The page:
CBS Will Drop Dish If Auto Hop Stays
CBS CEO Leslie Moonves said the company will ultimately drop its flagship network from Dish Network unless the satellite operator discontinues its Auto Hop ad-skipping device.
CBS is in
litigation along with other networks trying to thwart the device, but even if that proves unsuccessful, CBS could simply decline to renew a carriage deal with Dish when the current contract runs
Other networks could follow, putting Dish with its 14 million customers in a tough spot. Still, Dish has given no indication that it will pull Auto Hop, which is part of a Hopper DVR service, from the market. Auto Hop allows for automatic commercial-zapping of prime-time fare.
Moonves said he doesn’t believe that Auto Hop will survive because of marketplace dynamics.
“If they want to eliminate our commercials, we will not be in business with them -- it’s pure and simple,” he told investors Wednesday. “We cannot produce an episode of a show for $3.5 million and have the people at Dish say: ‘We can pull out the commercials.’ That’s not how the ecosystem works. If they want to continue down that line, then we will just not be on Dish. That’s what will happen. We will go elsewhere, and people will take our content.”
Similarly, he said CBS will continue to fight Aereo, a device that offers CBS content on mobile devices in New York without compensating the network. CBS and other networks are also in litigation with Aereo, but that case carries a different dynamic. If the networks lose, they can’t pull programming off Aereo, since it plucks it via over-the-air distribution.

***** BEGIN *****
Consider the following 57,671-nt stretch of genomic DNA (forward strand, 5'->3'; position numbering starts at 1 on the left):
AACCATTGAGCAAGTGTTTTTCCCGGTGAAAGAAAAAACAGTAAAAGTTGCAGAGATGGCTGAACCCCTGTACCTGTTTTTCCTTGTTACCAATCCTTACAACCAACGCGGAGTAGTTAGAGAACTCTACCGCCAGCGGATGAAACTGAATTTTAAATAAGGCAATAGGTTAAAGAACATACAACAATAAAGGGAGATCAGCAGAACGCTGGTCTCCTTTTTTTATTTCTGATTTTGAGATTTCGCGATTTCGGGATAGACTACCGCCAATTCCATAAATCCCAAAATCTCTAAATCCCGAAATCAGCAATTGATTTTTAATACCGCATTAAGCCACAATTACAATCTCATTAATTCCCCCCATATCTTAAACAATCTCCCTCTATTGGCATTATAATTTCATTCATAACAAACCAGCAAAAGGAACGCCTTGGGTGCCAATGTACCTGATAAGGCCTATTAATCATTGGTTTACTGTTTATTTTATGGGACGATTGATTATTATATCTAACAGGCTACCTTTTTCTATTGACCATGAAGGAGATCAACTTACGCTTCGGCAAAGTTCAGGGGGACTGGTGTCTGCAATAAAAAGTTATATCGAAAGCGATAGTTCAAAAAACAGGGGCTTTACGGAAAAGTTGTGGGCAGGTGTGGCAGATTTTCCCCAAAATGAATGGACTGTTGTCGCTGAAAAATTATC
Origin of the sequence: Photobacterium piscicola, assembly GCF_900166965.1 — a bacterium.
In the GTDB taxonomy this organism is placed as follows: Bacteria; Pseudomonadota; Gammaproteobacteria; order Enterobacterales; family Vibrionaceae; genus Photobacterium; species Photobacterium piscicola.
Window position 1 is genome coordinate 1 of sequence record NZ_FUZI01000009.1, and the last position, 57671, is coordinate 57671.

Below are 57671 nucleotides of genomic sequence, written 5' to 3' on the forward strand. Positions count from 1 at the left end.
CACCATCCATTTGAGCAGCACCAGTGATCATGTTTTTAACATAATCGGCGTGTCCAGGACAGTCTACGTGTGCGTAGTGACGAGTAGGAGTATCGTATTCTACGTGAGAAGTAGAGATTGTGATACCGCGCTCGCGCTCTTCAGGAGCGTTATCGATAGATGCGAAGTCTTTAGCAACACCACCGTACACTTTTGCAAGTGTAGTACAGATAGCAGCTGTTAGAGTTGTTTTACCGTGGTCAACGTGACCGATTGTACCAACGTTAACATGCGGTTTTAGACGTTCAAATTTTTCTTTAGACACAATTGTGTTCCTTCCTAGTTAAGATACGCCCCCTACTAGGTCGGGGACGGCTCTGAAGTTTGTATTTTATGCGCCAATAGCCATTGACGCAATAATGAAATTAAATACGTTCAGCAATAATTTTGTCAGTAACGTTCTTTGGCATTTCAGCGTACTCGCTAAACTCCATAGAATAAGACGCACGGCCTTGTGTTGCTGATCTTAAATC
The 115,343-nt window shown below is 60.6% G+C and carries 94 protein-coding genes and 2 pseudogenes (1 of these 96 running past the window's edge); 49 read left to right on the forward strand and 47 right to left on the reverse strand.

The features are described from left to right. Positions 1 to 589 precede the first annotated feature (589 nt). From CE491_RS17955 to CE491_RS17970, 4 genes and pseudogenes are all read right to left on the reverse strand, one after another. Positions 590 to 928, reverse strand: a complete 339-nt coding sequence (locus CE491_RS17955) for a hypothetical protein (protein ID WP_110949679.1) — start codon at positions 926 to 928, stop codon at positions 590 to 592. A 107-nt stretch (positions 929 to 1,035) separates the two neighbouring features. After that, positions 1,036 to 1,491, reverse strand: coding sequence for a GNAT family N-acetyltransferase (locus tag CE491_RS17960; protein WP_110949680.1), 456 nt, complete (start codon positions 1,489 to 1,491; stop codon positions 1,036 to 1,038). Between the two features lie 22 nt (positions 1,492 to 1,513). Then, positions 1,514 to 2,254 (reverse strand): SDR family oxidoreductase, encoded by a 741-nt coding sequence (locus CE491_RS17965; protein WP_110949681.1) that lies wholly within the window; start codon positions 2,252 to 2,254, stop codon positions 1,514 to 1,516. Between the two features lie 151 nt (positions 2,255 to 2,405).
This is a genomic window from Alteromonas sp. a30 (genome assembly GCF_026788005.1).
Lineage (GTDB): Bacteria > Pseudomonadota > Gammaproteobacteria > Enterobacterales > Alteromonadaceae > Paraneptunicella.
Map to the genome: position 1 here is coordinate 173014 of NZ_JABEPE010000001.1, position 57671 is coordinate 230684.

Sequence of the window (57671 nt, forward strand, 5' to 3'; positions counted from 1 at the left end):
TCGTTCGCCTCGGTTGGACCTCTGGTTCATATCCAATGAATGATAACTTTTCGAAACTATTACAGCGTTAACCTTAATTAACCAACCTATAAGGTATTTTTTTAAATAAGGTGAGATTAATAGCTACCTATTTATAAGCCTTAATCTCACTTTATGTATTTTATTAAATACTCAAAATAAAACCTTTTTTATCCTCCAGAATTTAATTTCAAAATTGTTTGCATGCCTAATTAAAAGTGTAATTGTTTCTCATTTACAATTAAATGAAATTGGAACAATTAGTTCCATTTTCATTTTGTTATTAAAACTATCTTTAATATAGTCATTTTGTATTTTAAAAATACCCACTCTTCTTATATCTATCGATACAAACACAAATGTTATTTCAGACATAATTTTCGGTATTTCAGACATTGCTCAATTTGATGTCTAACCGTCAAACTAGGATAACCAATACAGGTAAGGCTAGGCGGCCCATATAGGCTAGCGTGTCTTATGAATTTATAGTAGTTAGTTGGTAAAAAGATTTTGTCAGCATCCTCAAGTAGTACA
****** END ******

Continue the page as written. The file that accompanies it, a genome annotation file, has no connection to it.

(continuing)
Separately, Moonves suggested CBS might consider getting into the cable business with a general entertainment network. Could CBS operate current cable assets better? “There’s no question about that,” he said.
CBS also said recently that it expects to pull in $1 billion annually via carriage fees from distributors. It recently made deals with Cablevision and AT&T and has avoided blackouts during negotiations.
“The good news is we haven’t gone dark anywhere,” he said. “It’s not that we’re not tough negotiators … people are realizing the value of our content.”